Today, the Supreme Court gave effect to the textual clarity of the statute, holding that “[b]y its plain language, §1182(f) grants the President broad discretion to suspend the entry of aliens into the United States.” The court then systematically dismantled each of the specious arguments offered by the plaintiffs—and too readily accepted by the courts below—that the plain language does not mean what it says.

The statutory requirement of presidential “finding” was easily met, held the court, because the “12-page Proclamation—which thoroughly describes the process, agency evaluations, and recommendations underlying the President’s chosen restrictions—is more detailed than any prior order a President has issued under §1182(f),” including President Bill Clinton’s one-sentence order suspending entry of members of the Sudanese government and armed forces. Second, although the court agreed that the statutory term “suspend” often connotes a deferral until later, it held that the word did not require this president to announce ahead of time a fixed end date to the suspension, any more than President Barack Obama’s (or any other prior president’s) indefinite suspensions needed to have a precise end date. And the third restriction plaintiffs sought to tease out from the text—that “any class of aliens” could not cover nationality—was equally dismissed. “The word ‘class’ comfortably encompasses a group of people linked by nationality,” said the court, particularly when the statutory text itself allows the president to suspend the entry of “all aliens.”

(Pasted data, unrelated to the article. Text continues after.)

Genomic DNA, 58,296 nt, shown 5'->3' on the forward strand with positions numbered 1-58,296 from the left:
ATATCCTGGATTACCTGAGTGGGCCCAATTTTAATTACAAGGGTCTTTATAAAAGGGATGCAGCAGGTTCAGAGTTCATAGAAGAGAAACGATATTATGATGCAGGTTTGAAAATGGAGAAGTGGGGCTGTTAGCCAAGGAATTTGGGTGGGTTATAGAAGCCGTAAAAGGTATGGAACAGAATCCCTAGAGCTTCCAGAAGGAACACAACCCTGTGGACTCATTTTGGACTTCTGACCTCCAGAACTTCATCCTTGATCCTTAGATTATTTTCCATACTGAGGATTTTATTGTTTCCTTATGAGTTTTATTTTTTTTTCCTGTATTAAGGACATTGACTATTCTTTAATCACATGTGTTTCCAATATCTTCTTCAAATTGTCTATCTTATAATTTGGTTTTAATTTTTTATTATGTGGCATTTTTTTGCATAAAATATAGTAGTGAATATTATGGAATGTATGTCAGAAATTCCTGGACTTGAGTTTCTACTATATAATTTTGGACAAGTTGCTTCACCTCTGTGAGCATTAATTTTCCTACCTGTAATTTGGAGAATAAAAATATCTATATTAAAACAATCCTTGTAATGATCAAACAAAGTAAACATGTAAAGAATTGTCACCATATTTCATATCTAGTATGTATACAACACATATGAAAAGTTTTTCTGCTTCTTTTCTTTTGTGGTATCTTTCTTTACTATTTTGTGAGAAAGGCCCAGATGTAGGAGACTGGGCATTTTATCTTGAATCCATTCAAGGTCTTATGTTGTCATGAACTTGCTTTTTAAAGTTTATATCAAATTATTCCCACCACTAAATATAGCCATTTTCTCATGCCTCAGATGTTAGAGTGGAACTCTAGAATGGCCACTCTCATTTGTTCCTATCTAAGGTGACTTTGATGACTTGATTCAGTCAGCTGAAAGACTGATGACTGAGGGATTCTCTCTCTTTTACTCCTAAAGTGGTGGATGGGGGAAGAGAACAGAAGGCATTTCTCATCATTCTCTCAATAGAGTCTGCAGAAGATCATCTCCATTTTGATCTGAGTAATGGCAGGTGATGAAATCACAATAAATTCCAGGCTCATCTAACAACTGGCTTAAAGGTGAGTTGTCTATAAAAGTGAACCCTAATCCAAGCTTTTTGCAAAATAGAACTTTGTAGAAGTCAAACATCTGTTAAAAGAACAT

The court then rebuffed the plaintiffs’ attempts to use the legislative history to counter the clear meaning of the law. Rightly recognizing that resort to legislative history is inappropriate when the law is unambiguous, the court also noted that the legislative history demonstrated that the law’s delegation of authority to the president was not limited to emergency situations. And it rejected the plaintiffs’ claim that the ban on national origin discrimination in the issuance of visas—a procedure that is undertaken by consular officers abroad—must circumscribe the president’s authority under Section 1182(f). The two statutes operate in different spheres, the court correctly noted. The issuance of a visa is not the same thing as admission onto U.S. soil. Indeed, even those with a visa in hand are not guaranteed admission.